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Decision Making Skills In Business Environment

1578 words - 7 pages

Decision making can be defined as a mental process of making choices among possible alternatives to make a practical decision (Reason, 1990; Wang, 2000). From selecting what items to buy in a supermarket to deciding which television channel to watch, we often have to make decisions in different conditions, particularly when we are facing uncertainties and trade-offs. Admittedly, decision-making skills have become increasing important when it comes to the highly competitive and ever changing business world. In view of that, a variety of models have been developed by the scholars from all around the world in an attempt to conceptualise the decision making process and maximise its potential output. In this paper, we will look at the role of the Carnegie and the Incremental decision models in explaining the decision making process in the business environment and how they differ from each other.

Carnegie Model is the brainchild of several researchers associated with Carnegie-Mellon University, for which the model is named after. This model helped formulate the bounded rationality approach (an approach which states that managers are unable to follow ideal procedure in decision making) to individual decision making, as well as provide new insights about organisational decision (Daft, 2010). In this model, consensus is strongly emphasised through the formation of a “coalition” consists of interested parties like managers and stakeholders to decide on the final decision. For instance, when the goals for a certain task is ambiguous, different managers tend to have different priorities on which problem to be solved first. As such, they have to bargain about the problem and build a coalition to address the problem. Another reason for the existence of a business coalition is attributed to the limitation on the ability of a manager. This can be explained by the fact that a manager is constrained by his or her cognitive abilities such as time, energy, resources and ability to address an issue. These limitations then lead to the coalition-building behaviour where managers tend to discuss with one another to gather information and reduce ambiguity (Daft, 2010). In short, agreement between different stakeholders is the deciding factor of an ultimate decision in Carnegie Model.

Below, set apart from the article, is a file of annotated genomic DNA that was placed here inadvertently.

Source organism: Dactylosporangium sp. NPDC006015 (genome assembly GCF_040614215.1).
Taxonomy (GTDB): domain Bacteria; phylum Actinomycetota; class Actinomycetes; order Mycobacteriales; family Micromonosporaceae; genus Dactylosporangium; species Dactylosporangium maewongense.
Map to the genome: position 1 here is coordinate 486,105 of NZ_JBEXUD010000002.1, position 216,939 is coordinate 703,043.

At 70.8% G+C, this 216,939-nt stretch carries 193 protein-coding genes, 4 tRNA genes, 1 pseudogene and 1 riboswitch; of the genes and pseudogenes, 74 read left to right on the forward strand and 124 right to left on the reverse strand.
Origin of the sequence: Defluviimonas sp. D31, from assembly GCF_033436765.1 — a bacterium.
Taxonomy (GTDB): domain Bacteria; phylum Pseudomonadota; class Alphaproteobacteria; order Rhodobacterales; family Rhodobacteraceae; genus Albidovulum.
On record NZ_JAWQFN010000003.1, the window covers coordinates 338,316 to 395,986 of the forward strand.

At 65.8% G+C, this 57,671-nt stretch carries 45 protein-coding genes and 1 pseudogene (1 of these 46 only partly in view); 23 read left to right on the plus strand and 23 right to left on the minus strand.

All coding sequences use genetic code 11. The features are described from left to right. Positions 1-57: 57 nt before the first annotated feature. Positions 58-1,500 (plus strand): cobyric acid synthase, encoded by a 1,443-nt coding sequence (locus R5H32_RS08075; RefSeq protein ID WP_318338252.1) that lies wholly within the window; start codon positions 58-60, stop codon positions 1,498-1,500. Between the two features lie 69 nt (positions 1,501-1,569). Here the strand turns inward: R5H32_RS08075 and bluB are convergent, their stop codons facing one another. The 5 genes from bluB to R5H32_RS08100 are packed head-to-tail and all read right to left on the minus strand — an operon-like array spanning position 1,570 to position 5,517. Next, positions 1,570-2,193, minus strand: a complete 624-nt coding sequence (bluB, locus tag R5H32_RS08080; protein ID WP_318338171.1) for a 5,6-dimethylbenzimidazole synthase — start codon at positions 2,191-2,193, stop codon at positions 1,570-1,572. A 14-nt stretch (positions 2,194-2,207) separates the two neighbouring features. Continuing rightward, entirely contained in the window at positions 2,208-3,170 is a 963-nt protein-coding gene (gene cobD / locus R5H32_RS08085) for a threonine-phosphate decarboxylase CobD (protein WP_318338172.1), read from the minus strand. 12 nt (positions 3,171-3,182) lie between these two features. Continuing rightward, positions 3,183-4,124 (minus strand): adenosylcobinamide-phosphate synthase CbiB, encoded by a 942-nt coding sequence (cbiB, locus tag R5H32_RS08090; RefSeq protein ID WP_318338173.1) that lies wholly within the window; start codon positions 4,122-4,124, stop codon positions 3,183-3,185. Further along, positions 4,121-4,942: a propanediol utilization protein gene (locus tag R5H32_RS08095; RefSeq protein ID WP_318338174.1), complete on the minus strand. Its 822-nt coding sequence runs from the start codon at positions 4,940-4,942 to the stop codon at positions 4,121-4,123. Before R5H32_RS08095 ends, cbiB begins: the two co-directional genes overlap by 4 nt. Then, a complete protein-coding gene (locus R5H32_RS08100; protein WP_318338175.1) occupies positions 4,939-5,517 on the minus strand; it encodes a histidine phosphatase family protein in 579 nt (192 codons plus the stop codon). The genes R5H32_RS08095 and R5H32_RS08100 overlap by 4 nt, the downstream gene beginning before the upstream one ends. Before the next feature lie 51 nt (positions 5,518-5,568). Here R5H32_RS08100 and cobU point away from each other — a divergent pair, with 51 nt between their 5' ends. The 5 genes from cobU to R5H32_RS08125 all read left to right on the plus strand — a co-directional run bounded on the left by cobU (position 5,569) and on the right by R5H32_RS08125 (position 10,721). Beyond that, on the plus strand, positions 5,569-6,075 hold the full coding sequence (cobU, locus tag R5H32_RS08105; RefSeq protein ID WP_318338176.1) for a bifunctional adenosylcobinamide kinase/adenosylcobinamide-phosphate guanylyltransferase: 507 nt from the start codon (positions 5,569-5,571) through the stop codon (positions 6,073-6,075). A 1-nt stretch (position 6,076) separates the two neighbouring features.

Although a consensus has been reached with the agreement of different stakeholders and parties, some critics pointed out that this will lead to a greater problem which they term it as “satisficing”. Satisficing means an organisation accepts a satisfactory rather than optimal approach to maximise the performance. In layman’s term, it means the final decision made by the coalition is just satisfying the stakeholders sitting on the board but that solution may not be the best one to optimise the performance of an organisation. Secondly, managers are concerned with immediate problem and short-run solutions or what Cyert and March (1963) termed as “problemistic search”. Problemistic search...

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